I was reading the paper on Jump consistent hashing, and I'm having some trouble understanding one particular line (page 5, paragraph 2)

"Since we want P(j ≥ i) = (b+1) / i, we set P(j ≥ i) iff r ≤ (b+1) / i."

My understanding is that:

  • P(j ≥ i) is the probability that a key "jumps"/moves to a different bucket after bucket#i
  • r is a pseudo random number between [0, 1) with a uniform distribution
  • b is the last bucket# for which a jump occurred for this key

In particular, I am having trouble understanding this phrase: "we set P(j ≥ i) iff".

Set it to what? Do they mean to say "We want a key to jump to a different bucket ≥ i with a random probability r. This means that P(j ≥ i) ≥ r, which implies that (b+1)/i ≥ r. Hence the smallest such bucket number is obtained by the equation i = floor((b+1)/r)"?

  • $\begingroup$ Yeah, that phrase makes no sense. Errors happen. I guess you'll have to reconstruct their reasoning from context. The "we set (j ≥ i) iff" can't be right, and similarly in the next two sentences. $\endgroup$
    – D.W.
    Aug 15 '18 at 17:51
  • $\begingroup$ @D.W. Thank you. I guess there is no good way of knowing what the authors meant unless they publish a new revision, or I'm able to reach out to one of them (which seems unlikely). $\endgroup$
    – skittish
    Aug 15 '18 at 18:56
  • $\begingroup$ I think it's a great question for this site; maybe someone here will work through their logic, reconstruct the gaps, and explain in an answer. $\endgroup$
    – D.W.
    Aug 15 '18 at 20:14
  • $\begingroup$ Today it's really hard to find someone who CAN'T be reached :) First author has profiles on linkedin and google+, I don't even checked the second one. $\endgroup$
    – Bulat
    Aug 15 '18 at 23:12
  • $\begingroup$ I did find them on LinkedIn, but I had to send them a connection invite. I'm not so sure they'll accept. :) I'm sure they're swamped with many requests every day. $\endgroup$
    – skittish
    Aug 17 '18 at 0:06

I suggest this as a better version of the paragraph.

Now, for a given $i$ and $k$, we generate a pseudo­random variable, $r$, that is uniformly distributed between 0 and 1, and set $j = \lfloor(b+1) / r\rfloor$. This gives $P(j \ge i) = (b+1) / i$, as we want:
$P(j \ge i)$
$ = P(\lfloor(b+1) / r\rfloor ≥ i)\quad$ substituting the definition of j
$ = P((b+1) / r \ge i)\quad$ because $i$ is an integer
$ = P(r \le (b+1) / i)\quad$ solving the inequality for $r$
$ = (b+1) / i\quad$ because $r$ is uniformly distributed between 0 and 1

  • $\begingroup$ Thank you for responding Mr. Lamping.<br /> 1. "Now, for a given k and j" -> Do you mean for a given i and j? 2. While this is easier to follow mathematically, I'm still having a hard time understanding the intuition behind setting j = floor((b+1)/r)? What is the relation between j, b, r (a randomly chosen number)? $\endgroup$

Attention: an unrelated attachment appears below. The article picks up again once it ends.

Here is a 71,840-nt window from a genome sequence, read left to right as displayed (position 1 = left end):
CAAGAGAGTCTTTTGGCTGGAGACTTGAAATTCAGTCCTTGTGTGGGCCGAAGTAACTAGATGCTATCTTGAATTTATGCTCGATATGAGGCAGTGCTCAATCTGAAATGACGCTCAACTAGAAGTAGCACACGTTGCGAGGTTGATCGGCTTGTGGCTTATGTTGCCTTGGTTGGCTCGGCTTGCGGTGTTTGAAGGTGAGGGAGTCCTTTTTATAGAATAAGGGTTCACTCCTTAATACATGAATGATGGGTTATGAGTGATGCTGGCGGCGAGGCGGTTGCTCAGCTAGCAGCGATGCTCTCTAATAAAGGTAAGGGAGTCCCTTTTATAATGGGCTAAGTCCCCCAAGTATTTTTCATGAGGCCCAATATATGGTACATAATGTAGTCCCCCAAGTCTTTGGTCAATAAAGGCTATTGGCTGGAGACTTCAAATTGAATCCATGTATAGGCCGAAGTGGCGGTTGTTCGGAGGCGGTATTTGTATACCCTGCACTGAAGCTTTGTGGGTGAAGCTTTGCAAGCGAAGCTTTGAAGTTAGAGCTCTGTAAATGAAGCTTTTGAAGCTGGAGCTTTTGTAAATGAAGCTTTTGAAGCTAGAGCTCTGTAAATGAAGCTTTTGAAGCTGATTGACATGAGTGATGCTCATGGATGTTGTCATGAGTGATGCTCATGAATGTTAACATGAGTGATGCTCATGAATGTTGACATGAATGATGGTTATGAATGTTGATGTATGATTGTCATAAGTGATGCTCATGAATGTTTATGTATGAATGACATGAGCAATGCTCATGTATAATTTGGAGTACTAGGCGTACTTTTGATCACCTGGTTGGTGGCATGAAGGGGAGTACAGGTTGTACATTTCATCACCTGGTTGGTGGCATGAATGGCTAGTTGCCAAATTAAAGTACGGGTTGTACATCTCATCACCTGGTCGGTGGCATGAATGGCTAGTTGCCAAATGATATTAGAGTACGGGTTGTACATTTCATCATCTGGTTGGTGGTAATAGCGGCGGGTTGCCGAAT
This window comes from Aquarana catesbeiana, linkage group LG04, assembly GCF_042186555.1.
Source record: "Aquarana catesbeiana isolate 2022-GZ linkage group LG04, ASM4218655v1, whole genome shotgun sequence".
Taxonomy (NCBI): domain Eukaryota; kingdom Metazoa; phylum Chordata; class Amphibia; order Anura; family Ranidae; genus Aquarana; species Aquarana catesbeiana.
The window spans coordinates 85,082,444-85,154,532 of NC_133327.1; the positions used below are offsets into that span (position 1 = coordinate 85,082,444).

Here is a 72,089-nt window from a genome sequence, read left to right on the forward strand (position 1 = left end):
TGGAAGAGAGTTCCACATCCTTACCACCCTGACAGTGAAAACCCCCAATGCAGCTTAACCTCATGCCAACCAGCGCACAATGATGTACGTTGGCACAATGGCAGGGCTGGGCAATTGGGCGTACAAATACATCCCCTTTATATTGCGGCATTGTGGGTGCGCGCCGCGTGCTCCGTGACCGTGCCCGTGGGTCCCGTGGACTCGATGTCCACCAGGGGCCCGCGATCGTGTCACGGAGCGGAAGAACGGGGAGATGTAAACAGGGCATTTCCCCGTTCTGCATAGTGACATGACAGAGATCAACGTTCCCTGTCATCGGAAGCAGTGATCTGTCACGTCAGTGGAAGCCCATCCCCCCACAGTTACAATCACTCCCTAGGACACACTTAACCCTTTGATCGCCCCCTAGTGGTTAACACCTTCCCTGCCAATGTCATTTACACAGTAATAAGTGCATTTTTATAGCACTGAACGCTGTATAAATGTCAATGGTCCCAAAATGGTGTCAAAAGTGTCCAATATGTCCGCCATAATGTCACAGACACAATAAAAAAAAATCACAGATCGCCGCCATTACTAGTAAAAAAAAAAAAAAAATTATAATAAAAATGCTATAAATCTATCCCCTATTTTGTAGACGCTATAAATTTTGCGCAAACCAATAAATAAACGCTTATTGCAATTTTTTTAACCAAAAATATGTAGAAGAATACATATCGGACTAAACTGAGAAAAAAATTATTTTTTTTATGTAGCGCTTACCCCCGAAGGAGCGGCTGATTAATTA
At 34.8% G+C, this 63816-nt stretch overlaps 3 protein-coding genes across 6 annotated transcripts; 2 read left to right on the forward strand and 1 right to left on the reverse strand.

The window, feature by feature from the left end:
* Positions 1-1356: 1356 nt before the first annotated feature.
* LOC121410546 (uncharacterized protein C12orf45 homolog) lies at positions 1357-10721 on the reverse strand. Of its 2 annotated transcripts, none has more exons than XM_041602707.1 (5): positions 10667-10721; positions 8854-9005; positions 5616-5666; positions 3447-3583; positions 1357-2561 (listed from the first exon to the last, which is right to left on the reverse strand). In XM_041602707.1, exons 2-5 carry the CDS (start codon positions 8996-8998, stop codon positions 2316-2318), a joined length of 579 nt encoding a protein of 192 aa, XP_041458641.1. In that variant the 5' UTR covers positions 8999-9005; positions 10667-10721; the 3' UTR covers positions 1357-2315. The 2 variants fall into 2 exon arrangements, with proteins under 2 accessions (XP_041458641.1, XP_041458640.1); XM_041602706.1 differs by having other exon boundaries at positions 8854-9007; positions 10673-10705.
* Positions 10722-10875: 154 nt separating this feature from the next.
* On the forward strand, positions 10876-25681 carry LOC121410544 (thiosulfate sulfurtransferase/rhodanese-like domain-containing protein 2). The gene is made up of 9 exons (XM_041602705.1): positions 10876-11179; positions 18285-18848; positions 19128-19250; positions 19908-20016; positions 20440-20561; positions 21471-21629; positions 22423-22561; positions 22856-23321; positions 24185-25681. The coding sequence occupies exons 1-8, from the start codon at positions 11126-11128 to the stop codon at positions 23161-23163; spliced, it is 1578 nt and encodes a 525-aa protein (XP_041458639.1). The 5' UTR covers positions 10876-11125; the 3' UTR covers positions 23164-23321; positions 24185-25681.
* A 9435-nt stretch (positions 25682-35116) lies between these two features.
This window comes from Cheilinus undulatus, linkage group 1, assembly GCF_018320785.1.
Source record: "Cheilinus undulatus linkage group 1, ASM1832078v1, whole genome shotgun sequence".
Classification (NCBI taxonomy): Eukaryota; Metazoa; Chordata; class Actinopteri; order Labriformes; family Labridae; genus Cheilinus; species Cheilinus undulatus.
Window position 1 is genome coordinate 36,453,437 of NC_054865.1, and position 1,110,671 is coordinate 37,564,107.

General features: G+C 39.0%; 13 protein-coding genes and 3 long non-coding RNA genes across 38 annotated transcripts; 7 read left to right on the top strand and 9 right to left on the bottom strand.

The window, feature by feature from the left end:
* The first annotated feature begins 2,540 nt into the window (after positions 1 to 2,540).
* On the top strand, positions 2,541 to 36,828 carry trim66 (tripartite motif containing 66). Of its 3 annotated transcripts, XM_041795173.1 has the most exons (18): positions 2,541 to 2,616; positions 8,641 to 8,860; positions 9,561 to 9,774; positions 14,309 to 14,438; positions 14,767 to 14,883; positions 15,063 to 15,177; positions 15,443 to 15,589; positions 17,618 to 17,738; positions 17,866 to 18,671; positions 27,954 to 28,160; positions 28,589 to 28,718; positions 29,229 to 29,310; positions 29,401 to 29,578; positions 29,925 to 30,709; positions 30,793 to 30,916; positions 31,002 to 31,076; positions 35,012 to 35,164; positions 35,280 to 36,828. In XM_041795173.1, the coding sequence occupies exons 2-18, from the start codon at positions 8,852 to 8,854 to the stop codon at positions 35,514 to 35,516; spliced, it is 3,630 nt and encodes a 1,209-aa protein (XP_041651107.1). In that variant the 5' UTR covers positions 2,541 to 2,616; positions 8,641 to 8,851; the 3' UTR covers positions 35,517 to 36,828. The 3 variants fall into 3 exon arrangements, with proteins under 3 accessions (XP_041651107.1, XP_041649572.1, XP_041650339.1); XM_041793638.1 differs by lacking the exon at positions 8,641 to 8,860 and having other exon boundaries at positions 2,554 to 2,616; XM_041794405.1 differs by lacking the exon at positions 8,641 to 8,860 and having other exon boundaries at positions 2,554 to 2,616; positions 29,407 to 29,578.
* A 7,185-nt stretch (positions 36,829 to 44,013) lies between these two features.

– skittish
    Aug 18 '18 at 0:47
  • $\begingroup$ Or put in a different way, how does sampling from k (k = number of keys) uniform distributions result in the selection of 1/(j+1) keys being moved? Kindly excuse my ignorance in case my probability theory is not up to the mark. :) $\endgroup$
    – skittish
    Aug 18 '18 at 0:59
  • $\begingroup$ I see this explanation in page 4, para 1: "In order to jump for the right fraction of keys, it uses a pseudo­random number generator with the key as its seed. To jump for 1/(j+1) of keys, it generates a uniform random number between 0.0 and 1.0, and jumps if the value is less than 1/(j+1)." Do the samplings of k independent uniform distributions themselves form a uniform distribution (X)? Is that the piece I'm missing? Because if they do, then I understand that P(X ≤ 1/(j+1)) = 1/(j+1) [because X is a uniform distribution, and P(X ≤ T) = T]. Meaning that 1/j+1 are expected to be chosen. $\endgroup$
    – skittish
    Aug 18 '18 at 1:18
  • $\begingroup$ Caught again! it now reads "for a given i and k". It's trying to say that you should generate a new r for computing each jump. Perhaps saying just that would be simpler. I don't have a great intuition about the formula. I got to it by working the derivation backwards. For an intuition for why is is roughly right, you know that the next jump should be to something on the order of 2*(b+1), and since r is 1/2 on average, (b+1)/r will be on the order of 2*(b+1). P.S. I find it quite disappointing that we couldn't find a shorter explanation for 10 lines of code! $\endgroup$ Aug 18 '18 at 1:33
  • $\begingroup$ Thank you! The statement about next jump being in the order of 2*(b+1) provides a much better intuition to me as to why the algo works. $\endgroup$
    – skittish
    Aug 20 '18 at 16:36

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